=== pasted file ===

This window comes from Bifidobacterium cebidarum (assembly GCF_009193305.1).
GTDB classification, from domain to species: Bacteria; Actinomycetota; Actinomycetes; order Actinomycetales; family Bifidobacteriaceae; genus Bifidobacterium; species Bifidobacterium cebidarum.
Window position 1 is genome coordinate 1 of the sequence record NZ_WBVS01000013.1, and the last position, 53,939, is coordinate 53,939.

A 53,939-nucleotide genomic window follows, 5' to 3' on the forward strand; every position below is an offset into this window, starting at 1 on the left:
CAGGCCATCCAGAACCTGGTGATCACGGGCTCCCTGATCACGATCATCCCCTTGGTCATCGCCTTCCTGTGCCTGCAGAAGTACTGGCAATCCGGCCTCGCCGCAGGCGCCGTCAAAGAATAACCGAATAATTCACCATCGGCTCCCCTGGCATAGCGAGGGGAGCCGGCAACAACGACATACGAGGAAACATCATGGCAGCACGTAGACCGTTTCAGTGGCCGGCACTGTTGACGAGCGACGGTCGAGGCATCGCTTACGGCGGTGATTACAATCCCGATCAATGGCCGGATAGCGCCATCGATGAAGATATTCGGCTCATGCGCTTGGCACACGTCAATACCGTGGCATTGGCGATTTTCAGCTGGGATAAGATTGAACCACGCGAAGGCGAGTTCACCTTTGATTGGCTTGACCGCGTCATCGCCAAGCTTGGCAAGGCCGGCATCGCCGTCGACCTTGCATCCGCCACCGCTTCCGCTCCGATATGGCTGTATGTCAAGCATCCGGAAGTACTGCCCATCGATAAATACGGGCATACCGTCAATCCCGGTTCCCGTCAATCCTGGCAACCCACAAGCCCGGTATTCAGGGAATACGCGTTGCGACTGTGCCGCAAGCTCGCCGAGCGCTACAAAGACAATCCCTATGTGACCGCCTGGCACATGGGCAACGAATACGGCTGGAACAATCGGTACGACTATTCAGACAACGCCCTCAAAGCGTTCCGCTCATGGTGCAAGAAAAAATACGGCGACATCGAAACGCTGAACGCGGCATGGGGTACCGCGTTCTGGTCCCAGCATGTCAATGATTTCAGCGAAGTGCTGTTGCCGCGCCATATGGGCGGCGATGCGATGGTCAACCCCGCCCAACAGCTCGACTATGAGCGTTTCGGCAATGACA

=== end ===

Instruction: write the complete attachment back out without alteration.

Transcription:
This window comes from Bifidobacterium cebidarum (assembly GCF_009193305.1).
GTDB classification, from domain to species: Bacteria; Actinomycetota; Actinomycetes; order Actinomycetales; family Bifidobacteriaceae; genus Bifidobacterium; species Bifidobacterium cebidarum.
Window position 1 is genome coordinate 1 of the sequence record NZ_WBVS01000013.1, and the last position, 53,939, is coordinate 53,939.

A 53,939-nucleotide genomic window follows, 5' to 3' on the forward strand; every position below is an offset into this window, starting at 1 on the left:
CAGGCCATCCAGAACCTGGTGATCACGGGCTCCCTGATCACGATCATCCCCTTGGTCATCGCCTTCCTGTGCCTGCAGAAGTACTGGCAATCCGGCCTCGCCGCAGGCGCCGTCAAAGAATAACCGAATAATTCACCATCGGCTCCCCTGGCATAGCGAGGGGAGCCGGCAACAACGACATACGAGGAAACATCATGGCAGCACGTAGACCGTTTCAGTGGCCGGCACTGTTGACGAGCGACGGTCGAGGCATCGCTTACGGCGGTGATTACAATCCCGATCAATGGCCGGATAGCGCCATCGATGAAGATATTCGGCTCATGCGCTTGGCACACGTCAATACCGTGGCATTGGCGATTTTCAGCTGGGATAAGATTGAACCACGCGAAGGCGAGTTCACCTTTGATTGGCTTGACCGCGTCATCGCCAAGCTTGGCAAGGCCGGCATCGCCGTCGACCTTGCATCCGCCACCGCTTCCGCTCCGATATGGCTGTATGTCAAGCATCCGGAAGTACTGCCCATCGATAAATACGGGCATACCGTCAATCCCGGTTCCCGTCAATCCTGGCAACCCACAAGCCCGGTATTCAGGGAATACGCGTTGCGACTGTGCCGCAAGCTCGCCGAGCGCTACAAAGACAATCCCTATGTGACCGCCTGGCACATGGGCAACGAATACGGCTGGAACAATCGGTACGACTATTCAGACAACGCCCTCAAAGCGTTCCGCTCATGGTGCAAGAAAAAATACGGCGACATCGAAACGCTGAACGCGGCATGGGGTACCGCGTTCTGGTCCCAGCATGTCAATGATTTCAGCGAAGTGCTGTTGCCGCGCCATATGGGCGGCGATGCGATGGTCAACCCCGCCCAACAGCTCGACTATGAGCGTTTCGGCAATGACA